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How to create a portfolio every recruiter dreams about

Starting from 2017, we received thousands of applications for designer positions and conducted dozens of interviews. Even though there are tons of articles on “how to put together a killer portfolio”, we still see the same recurring mistakes way too often.

When hiring a designer, we analyse certain portfolio features to uncover their professionalism and potential. In this article, we present our top 6 portfolio rules for beginners applying for a designer position.

#1. Emphasize your specialization. Only choose one.

It is quite common for junior designers’ portfolios to illustrate they can do it all. It usually includes illustration, photography, web design, even print if you wish. A word of advice: choose quality over quantity. Find a field you’re passionate about and specialize in it.

Make sure your portfolio reflects your area of expertise, not just a list of things you could maybe potentially do.

For our multi-talented applicants: if you wish to apply to different positions, create different versions of your portfolio, and apply separately.

For example, one portfolio for UX/UI, another for graphic design, a separate one for illustration, and so on.

📌 Practical tip: always specify which position you’re applying to and what you specialize in.

“I would like to practice UX/UI, attached are my projects in the field, and a few of my additional skills: if you ever need an animated illustration, I have the necessary experience”.

#2. Talk about your key competence. Sprinkle it with some additional skills if needed.

Ideally, the portfolio should include your skills from the main area of expertise and showcase your expertise from other areas as an add-on.

For example:

  1. The main focus is UX/UI, additional skills include animation and illustration. Showcase how you can animate screen transition or your technical knowledge of illustration in interface.
  2. The main focus is photography, additional skills include video production or advanced knowledge of Adobe Photoshop/Lightroom.
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#3. Aim to have 3-5 projects in your portfolio.

One or couple of projects won’t be enough to understand what you’re capable of and what’s the scope of your experience. But wait before you throw all 30 projects you ever worked on into your portfolio. No employer ever has time to look through this much content.

The sweet spot is 3-5 examples.

— What do I do as a beginner if I don’t really have designs to show off?

There is nothing wrong with designing a concept or creating a mockup project to demonstrate your problem-solving mindset and practical skills.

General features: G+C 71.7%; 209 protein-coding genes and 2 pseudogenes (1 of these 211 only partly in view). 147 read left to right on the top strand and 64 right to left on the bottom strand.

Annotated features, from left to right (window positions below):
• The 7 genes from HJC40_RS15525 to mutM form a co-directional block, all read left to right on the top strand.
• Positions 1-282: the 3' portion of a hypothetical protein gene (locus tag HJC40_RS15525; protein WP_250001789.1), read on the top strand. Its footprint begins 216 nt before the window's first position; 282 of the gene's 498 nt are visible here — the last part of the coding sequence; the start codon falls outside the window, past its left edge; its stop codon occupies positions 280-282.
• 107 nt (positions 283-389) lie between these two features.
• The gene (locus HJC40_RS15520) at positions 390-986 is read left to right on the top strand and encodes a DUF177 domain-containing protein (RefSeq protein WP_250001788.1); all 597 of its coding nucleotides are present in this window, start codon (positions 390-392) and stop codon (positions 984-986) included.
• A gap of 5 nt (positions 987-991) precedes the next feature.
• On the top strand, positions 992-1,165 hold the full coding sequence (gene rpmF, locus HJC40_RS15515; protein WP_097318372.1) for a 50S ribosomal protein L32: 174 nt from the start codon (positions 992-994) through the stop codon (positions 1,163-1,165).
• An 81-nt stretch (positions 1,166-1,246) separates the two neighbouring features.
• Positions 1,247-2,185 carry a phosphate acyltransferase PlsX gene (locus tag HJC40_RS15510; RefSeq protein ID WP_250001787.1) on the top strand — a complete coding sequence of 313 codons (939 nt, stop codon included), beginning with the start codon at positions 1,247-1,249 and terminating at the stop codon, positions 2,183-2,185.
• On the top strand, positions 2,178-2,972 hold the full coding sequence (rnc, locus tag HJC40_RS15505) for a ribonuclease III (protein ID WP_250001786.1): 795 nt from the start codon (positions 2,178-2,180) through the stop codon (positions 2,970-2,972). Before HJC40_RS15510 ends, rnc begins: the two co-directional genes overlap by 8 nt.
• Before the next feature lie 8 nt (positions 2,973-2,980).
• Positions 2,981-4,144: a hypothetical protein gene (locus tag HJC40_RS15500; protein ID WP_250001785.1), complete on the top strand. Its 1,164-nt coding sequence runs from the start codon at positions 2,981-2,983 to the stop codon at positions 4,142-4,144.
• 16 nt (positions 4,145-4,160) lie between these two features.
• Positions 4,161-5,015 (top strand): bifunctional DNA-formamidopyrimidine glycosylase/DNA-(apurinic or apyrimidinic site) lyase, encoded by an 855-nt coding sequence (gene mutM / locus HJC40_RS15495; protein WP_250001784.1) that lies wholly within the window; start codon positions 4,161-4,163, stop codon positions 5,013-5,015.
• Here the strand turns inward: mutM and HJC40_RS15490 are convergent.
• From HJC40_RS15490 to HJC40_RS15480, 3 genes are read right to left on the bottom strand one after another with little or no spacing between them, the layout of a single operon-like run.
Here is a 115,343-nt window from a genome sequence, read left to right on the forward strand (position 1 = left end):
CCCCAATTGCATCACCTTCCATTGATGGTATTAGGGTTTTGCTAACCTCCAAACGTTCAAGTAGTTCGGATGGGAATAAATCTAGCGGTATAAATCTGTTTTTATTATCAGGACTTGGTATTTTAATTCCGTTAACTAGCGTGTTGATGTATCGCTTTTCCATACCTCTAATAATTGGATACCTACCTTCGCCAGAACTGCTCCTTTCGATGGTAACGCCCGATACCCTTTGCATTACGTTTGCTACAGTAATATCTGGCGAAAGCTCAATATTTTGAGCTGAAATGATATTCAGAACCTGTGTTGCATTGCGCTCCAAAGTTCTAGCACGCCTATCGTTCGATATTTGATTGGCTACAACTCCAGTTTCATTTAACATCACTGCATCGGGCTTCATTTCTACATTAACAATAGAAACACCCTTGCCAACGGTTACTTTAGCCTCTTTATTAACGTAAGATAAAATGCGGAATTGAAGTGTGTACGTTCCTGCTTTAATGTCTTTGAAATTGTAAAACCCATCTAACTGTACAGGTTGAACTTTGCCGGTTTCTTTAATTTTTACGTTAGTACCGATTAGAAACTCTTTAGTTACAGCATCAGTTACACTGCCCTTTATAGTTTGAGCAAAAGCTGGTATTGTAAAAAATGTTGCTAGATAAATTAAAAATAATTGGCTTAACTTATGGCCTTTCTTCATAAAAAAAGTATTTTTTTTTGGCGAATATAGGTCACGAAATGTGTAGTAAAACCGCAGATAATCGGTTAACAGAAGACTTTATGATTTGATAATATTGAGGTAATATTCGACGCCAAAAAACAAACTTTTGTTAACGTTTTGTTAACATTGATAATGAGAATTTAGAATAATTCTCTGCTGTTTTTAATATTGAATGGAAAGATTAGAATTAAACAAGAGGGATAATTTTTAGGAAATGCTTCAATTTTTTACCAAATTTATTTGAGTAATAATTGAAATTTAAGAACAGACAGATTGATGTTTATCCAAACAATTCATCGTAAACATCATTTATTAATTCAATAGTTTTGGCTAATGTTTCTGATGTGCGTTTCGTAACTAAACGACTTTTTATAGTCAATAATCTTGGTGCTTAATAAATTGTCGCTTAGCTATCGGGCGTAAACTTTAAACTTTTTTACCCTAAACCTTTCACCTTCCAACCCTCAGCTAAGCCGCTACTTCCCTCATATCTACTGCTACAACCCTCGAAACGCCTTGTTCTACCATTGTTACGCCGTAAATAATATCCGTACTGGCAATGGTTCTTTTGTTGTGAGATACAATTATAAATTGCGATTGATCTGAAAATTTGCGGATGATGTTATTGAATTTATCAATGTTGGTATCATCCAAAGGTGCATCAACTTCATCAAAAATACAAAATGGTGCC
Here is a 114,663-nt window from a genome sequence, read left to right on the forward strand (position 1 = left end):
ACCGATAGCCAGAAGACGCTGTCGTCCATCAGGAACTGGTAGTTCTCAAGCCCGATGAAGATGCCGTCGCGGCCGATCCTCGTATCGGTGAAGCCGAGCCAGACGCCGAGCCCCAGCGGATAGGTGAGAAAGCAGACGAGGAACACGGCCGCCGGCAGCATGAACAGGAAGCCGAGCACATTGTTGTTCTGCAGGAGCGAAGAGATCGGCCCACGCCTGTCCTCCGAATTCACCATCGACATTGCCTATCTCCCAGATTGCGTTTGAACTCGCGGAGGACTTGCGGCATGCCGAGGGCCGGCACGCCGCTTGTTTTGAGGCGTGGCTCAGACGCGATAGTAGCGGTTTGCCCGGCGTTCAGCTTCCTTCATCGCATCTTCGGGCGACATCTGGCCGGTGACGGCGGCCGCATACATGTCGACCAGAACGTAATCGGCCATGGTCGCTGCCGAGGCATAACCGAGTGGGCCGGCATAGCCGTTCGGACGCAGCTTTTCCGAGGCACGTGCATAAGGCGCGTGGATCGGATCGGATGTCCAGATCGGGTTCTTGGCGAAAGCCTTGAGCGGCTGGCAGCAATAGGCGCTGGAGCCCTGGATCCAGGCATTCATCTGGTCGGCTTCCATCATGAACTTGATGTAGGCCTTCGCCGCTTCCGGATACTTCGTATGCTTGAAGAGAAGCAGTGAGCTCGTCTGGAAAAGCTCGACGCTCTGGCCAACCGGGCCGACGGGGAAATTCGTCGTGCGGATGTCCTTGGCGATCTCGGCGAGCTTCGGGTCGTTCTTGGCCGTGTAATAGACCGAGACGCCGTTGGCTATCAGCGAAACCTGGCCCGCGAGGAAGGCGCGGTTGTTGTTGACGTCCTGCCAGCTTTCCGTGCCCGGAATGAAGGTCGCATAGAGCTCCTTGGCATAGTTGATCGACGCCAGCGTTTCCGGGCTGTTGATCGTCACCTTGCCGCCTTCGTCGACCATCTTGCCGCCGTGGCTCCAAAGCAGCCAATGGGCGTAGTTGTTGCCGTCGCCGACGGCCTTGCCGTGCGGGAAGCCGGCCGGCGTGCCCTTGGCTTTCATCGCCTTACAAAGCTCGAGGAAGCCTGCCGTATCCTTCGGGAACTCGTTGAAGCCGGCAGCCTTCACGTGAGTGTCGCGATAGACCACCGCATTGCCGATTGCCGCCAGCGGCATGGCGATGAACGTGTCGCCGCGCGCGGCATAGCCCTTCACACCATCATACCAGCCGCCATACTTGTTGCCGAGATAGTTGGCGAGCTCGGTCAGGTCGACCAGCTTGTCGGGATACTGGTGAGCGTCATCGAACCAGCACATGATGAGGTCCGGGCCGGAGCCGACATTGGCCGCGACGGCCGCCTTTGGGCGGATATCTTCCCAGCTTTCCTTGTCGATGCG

📌 One important part: make sure to mention the project wasn’t a real-world product. Mockups are relatively easy to detect, and it can sometimes hurt your credibility if you don’t say it straight ahead.

#4. The devil’s in the detail

It’s essential to focus on the details of your portfolio, especially in the presentation. Sometimes designers use fake elements in design visuals, like iOS system UI blocks.

It catches the eye immediately and does no good for the applicant’s perceived professionalism. Dedicate five extra minutes to the smaller aspects of your work and make sure it all looks neat and real.

🙁 Another issue we notice frequently is pretty 3D mockups that are just sloppy, and it stands out. Cropped corners or a screen that clearly doesn’t fit the design — those are little things that make a huge impact. It’s better to simply draw a shape manually but do it neatly, rather than putting together a complex figure that lacks precision.

#5. Cut straight to the point

There’s no need for your emails to be lengthy. Don’t attach a CV unless the employer specifically asks for it.

📌 Make the message concise and clear, and keep it under 5 lines.

  • Hello, I am writing to apply for the Х position.
  • I have experience in Y and worked for the Z company.
  • You can find my most recent projects in the folder (we recommend a link to a widely used file sharing service like Dropbox or Google Drive)

📨 Try not to attach any additional files, and we don’t recommend short links, it doesn’t foster trust. However, if you need more formatting tools than regular email is offering — use Notion. It’s free, and the result is easy to share.

#6. How to deal with group projects and shared assets

Sometimes designers include group projects in their portfolio, for example, a Behance link. It can be misleading for the employer: the project got awards, likes, and comments on Behance, but 20 other participants are listed as co-authors...

However impressive the project is, it won’t make you look reliable unless you specify exactly which part you contributed.

📌 Make sure to explain how the work was divided inside your team and what was your responsibility, otherwise, it just looks shady.

For example:

I produced animation and design, the rest of the work was done by the team — our project manager Dennis organised the schedule, three designers were in charge of the interface, and so on.

When you provide a detailed explanation, it gives you immediate bonus points — it means you can reflect on your work, evaluate your results, and describe your skills and tasks objectively.

🏆 You indicate it to your potential employee that you know how projects are produced and transparently present yourself.

If you have questions on the topic, don’t hesitate to reach out to us at [email protected]. Also, subscribe to hear about legendary business pivots on our CTRL SHIFT podcast.

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